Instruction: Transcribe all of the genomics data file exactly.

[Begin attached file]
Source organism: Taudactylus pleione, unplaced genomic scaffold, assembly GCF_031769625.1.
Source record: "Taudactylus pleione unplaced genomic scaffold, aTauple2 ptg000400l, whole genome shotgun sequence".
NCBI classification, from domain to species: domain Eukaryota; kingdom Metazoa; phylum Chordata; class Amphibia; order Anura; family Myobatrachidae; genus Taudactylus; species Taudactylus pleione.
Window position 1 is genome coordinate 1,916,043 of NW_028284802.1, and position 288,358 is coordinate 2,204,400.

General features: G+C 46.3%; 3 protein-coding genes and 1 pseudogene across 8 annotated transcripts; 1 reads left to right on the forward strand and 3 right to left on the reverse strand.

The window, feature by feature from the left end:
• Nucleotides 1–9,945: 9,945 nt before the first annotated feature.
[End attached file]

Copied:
Source organism: Taudactylus pleione, unplaced genomic scaffold, assembly GCF_031769625.1.
Source record: "Taudactylus pleione unplaced genomic scaffold, aTauple2 ptg000400l, whole genome shotgun sequence".
NCBI classification, from domain to species: domain Eukaryota; kingdom Metazoa; phylum Chordata; class Amphibia; order Anura; family Myobatrachidae; genus Taudactylus; species Taudactylus pleione.
Window position 1 is genome coordinate 1,916,043 of NW_028284802.1, and position 288,358 is coordinate 2,204,400.

General features: G+C 46.3%; 3 protein-coding genes and 1 pseudogene across 8 annotated transcripts; 1 reads left to right on the forward strand and 3 right to left on the reverse strand.

The window, feature by feature from the left end:
• Nucleotides 1–9,945: 9,945 nt before the first annotated feature.